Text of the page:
This raises a question about teacher pay statistics. We’ve heard a lot recently about teachers average pay. There are a few different ways of looking at teacher pay. One is the mean average, where you add up all the teachers salaries and divide it by the number of teachers. Another way to look at it is pay per contract hour. Teachers don’t get paid by the hour exactly, but they sign a contract that says they will work this many hours for this many days. Those contracts are usually around 8 hours a day for an average school year of 180 days. If you take their salary and divide it by the number of hours you get an estimated per hour wage. I don’t like either of these ways. Pay per contract hour is ridiculous. There is no teacher in this country who doesn’t work hours outside of their contract. It’s impossible. Teachers cannot do their jobs in an 8 hour day with kids. There are papers to grade, lesson plans to develop and any number of things that have to be done outside of contract hours. Average pay is better but it is skewed by higher income teachers. In some states teachers make considerably more simply because the cost of living is higher. Usually median pay is the best way to look at salary because it gives you a better idea of the true middle. For instance if Bill Gates is in a room with 50 low wage workers, the median income will be much smaller than the mean. It is also a more accurate view of that group. Median teacher income in this country varies by state but is somewhere between 40-43 thousand dollars a year. That’s not a bad salary by any means, but the media representation has been that teachers are living the high life. They’re not. They are living very middle class lives.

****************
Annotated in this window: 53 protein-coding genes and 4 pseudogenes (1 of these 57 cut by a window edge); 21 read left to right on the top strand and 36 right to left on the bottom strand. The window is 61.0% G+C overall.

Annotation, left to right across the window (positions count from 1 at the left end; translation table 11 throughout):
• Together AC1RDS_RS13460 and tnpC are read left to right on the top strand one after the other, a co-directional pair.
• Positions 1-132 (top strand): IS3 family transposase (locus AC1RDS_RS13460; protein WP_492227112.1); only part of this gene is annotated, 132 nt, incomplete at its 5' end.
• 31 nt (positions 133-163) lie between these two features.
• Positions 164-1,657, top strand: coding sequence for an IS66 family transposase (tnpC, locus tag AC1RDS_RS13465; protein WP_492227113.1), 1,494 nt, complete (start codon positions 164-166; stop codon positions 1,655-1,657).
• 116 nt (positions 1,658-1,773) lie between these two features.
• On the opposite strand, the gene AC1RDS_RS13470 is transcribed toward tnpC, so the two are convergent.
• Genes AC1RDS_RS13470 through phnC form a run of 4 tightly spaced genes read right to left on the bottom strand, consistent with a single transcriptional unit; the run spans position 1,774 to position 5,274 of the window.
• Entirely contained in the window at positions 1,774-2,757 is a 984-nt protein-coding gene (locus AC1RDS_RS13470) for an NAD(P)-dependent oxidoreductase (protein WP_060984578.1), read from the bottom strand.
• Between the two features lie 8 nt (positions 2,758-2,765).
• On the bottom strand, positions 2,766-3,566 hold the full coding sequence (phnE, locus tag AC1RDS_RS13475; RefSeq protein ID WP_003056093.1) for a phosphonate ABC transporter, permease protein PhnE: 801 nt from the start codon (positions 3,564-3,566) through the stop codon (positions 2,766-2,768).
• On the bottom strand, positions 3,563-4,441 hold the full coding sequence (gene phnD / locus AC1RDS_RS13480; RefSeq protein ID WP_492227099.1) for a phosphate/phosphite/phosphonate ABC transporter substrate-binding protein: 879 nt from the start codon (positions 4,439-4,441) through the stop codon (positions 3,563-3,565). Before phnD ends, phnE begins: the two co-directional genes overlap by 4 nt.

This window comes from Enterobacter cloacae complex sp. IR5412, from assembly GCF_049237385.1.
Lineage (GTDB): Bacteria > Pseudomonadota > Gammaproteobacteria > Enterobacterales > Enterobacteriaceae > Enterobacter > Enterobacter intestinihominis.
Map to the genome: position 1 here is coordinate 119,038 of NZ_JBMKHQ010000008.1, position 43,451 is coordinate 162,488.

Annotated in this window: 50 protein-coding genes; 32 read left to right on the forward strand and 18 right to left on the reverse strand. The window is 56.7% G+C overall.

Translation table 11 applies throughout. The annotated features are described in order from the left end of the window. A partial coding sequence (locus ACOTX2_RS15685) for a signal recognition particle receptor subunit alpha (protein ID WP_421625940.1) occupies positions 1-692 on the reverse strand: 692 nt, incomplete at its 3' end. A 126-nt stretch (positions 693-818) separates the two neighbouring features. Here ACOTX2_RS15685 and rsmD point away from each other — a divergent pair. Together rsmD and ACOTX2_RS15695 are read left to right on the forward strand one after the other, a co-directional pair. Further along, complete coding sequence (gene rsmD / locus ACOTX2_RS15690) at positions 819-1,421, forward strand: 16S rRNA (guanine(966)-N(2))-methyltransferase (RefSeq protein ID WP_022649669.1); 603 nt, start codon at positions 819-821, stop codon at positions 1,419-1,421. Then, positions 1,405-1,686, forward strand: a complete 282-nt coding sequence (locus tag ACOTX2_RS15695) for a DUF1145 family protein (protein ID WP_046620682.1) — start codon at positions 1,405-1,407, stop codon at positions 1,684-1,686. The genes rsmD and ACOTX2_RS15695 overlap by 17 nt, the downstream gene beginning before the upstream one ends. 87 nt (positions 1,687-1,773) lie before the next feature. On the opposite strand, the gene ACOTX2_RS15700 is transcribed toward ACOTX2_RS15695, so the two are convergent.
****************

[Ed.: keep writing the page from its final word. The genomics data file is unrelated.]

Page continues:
I could go on and on about teacher pay and teacher rights but there is an underlying point here. Teachers do get better benefits than the average worker in this country. They are paid decently. If we continue to hack away at those facts we will find ourselves in a difficult spot. If we continue to take away the incentives that bring people to teaching, are we going to have enough teachers in the future?